# Are the “juggling roots” related to Aztec Diamond tilings?

I was working over at MIT today and brought the print I made overnight so that I could sand it after it cured:

Occasionally there’s a grad student that I chat with and he walked by today and asked what the print was. I showed him the “juggling roots” from the John Baez tweet:

Here are the two recent projects that we’ve done after seeing that tweet.

Sharing John Baez’s “juggling roots” tweet with kids

Sharing John Baez’s “juggling roots” post with kids part 2

Seeing the rotating roots, he said “Oh, that’s related to the Aztec diamond tilings.” Unfortunately he had to run to a meeting so I didn’t get to learn what the relationship was.

But . . . here’s a picture of the Aztec diamond:

Here are a few of the projects that we’ve done on the Aztec diamond tilings:

The Arctic Circle Theorem

TA second example from tiling the Aztec diamond

It is funny the relationships you see when you know what you are looking at. I don’t see the connection, but I’m excited to learn what it is!

# Sharing John Baez’s “juggling roots” post with kids part 2

Yesterday I saw this incredible tweet from John Baez:

We did one project with some of the shapes this morning:

Sharing John Baez’s “juggling roots” tweet with kids

The tweet links to a couple of blog posts which I’ll link to directly here for ease:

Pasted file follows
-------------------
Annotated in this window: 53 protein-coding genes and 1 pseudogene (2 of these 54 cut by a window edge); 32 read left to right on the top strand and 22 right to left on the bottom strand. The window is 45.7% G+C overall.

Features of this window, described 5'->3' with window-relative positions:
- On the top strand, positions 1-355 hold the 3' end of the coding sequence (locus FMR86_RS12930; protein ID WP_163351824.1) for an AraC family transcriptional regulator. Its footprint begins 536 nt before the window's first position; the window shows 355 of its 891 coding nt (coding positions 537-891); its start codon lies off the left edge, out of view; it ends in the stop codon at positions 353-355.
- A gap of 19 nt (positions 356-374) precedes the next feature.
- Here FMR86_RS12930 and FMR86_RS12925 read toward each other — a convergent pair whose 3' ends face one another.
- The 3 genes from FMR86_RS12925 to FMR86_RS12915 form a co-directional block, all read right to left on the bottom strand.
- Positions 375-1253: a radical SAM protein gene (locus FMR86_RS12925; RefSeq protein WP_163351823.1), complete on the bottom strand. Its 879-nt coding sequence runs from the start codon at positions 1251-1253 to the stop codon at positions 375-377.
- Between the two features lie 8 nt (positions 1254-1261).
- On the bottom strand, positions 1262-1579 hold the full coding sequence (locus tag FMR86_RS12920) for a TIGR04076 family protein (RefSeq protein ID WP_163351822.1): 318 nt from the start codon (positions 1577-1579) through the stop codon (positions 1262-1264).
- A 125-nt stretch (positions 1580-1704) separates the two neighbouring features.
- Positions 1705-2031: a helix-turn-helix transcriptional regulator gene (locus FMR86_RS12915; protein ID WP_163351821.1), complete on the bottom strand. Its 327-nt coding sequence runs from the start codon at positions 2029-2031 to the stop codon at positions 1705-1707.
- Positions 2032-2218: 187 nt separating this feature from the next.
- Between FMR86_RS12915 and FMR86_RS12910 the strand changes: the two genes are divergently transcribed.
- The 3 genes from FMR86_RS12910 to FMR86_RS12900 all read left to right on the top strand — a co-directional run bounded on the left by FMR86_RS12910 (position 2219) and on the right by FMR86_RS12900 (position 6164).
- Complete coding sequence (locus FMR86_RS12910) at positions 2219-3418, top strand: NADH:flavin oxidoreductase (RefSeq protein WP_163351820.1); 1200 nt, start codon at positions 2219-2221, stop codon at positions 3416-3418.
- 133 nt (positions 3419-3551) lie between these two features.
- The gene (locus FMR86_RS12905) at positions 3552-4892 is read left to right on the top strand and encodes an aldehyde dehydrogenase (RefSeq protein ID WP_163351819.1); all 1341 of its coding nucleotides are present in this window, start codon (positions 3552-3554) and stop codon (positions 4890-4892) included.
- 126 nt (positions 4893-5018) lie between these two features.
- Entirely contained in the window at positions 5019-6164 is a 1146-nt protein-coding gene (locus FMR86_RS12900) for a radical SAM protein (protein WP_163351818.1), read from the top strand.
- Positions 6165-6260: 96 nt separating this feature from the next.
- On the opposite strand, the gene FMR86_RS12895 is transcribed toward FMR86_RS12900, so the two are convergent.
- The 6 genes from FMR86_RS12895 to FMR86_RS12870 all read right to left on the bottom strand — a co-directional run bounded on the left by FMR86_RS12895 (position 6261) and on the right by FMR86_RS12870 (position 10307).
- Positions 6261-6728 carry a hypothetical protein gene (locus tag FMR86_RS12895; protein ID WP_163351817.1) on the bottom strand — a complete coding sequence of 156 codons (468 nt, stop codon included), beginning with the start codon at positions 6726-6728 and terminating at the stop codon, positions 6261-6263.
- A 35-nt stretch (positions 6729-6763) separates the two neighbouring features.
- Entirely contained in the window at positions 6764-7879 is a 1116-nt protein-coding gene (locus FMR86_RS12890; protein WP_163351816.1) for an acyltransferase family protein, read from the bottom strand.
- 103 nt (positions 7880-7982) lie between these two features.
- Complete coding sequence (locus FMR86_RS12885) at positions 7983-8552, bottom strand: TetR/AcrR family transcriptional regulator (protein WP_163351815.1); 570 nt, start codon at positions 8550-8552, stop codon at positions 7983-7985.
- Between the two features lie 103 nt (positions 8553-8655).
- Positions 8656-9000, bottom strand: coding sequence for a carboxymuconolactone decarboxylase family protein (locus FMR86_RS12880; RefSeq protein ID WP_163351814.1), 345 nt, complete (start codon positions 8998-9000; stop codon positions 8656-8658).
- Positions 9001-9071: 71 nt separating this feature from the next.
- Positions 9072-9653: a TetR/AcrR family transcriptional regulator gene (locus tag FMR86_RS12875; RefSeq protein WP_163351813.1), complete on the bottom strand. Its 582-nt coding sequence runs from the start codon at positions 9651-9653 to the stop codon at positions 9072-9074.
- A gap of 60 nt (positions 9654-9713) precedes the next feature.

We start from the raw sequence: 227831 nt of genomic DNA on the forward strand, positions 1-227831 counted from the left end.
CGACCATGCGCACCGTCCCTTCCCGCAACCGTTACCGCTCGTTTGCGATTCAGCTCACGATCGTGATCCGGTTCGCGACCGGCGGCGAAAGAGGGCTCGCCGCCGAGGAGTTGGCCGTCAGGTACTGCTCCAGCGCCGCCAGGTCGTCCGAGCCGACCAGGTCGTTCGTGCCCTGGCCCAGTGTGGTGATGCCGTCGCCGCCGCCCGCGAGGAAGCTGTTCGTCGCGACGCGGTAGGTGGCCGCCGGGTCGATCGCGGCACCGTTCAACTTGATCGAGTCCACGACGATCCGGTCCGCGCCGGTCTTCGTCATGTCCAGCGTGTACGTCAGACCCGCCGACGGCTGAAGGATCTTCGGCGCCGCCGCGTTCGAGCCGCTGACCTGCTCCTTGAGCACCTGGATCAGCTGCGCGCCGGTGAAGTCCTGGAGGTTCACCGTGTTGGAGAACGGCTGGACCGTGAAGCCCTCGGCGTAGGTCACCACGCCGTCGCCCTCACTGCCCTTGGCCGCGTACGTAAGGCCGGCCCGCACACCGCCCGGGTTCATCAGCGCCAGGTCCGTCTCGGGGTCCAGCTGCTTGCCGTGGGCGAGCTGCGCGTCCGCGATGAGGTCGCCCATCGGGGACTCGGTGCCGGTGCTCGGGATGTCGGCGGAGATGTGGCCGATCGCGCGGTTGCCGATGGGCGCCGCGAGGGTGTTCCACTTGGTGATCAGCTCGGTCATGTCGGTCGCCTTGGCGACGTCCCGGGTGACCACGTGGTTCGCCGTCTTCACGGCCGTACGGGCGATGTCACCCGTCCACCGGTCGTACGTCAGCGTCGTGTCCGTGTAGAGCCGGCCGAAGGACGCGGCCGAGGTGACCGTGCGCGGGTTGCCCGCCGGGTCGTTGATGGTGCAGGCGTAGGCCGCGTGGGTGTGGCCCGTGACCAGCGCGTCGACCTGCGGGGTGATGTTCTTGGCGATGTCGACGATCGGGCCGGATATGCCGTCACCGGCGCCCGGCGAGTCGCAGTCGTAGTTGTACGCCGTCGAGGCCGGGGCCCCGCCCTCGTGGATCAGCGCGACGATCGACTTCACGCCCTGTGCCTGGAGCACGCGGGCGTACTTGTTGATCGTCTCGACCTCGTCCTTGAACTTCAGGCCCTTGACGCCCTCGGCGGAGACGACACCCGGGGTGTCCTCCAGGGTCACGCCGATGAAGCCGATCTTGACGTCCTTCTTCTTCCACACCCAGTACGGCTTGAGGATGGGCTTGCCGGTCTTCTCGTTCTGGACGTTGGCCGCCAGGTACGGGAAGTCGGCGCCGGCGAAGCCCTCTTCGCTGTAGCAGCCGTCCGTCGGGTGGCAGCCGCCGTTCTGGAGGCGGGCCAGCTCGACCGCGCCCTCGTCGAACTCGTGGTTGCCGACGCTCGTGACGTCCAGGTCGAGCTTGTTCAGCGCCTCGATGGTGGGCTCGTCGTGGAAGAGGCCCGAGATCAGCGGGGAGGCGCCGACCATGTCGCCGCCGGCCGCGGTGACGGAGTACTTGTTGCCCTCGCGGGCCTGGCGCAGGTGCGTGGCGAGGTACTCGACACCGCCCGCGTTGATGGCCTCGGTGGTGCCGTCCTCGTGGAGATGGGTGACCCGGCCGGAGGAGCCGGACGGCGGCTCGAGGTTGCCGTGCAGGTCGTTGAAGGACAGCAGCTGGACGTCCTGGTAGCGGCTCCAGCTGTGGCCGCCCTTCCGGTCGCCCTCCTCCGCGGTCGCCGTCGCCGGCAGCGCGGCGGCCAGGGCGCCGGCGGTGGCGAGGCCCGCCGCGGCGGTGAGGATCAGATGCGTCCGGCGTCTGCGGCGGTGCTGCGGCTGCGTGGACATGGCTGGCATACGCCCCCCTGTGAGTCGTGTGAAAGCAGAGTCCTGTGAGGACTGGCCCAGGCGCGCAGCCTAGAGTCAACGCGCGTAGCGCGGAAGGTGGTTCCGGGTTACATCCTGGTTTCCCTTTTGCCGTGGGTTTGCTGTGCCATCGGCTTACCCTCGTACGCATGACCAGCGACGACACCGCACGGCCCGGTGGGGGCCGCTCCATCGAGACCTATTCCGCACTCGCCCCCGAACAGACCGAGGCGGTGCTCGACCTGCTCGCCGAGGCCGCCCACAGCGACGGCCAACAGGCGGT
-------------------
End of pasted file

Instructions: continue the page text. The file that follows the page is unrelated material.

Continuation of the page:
John Baez’s “Juggling Roots” Google+ post

Curiosa Mathematica’s ‘Animation by Two Cubes” post on Tumblr

The Original set of animations by twocubes on Tumblr

Reading a bit in the comment on Baez’s google+ post I saw a reference to the 3d shapes you could make by considering the frames in the various animations to be slices of a 3d shape. I thought it would be fun to show some of those shapes to the boys tonight and see if they could identify which animated gif generated the 3d shape.

This was an incredibly fun project – it is amazing to hear what kids have to say about these complicated (and beautiful) shapes. It is also very fun to hear them reason their way to figuring out which 3d shape corresponds to each gif.

Here are the conversations:

(1)

(2)

(3)

(4)

(5)

(6) As a lucky bonus, the 3d print finished up just as we finished the last video. I thought it would be fun for them to see and talk about that print even though (i) it broke a little bit while it was printing, and (ii) it was fresh out of the printer and still dripping plastic ðŸ™‚

The conversations that we’ve had around Baez’s post has been some of the most enjoyable conversations that I’ve had sharing really advanced math – math that is interesting to research mathematicians – with kids. o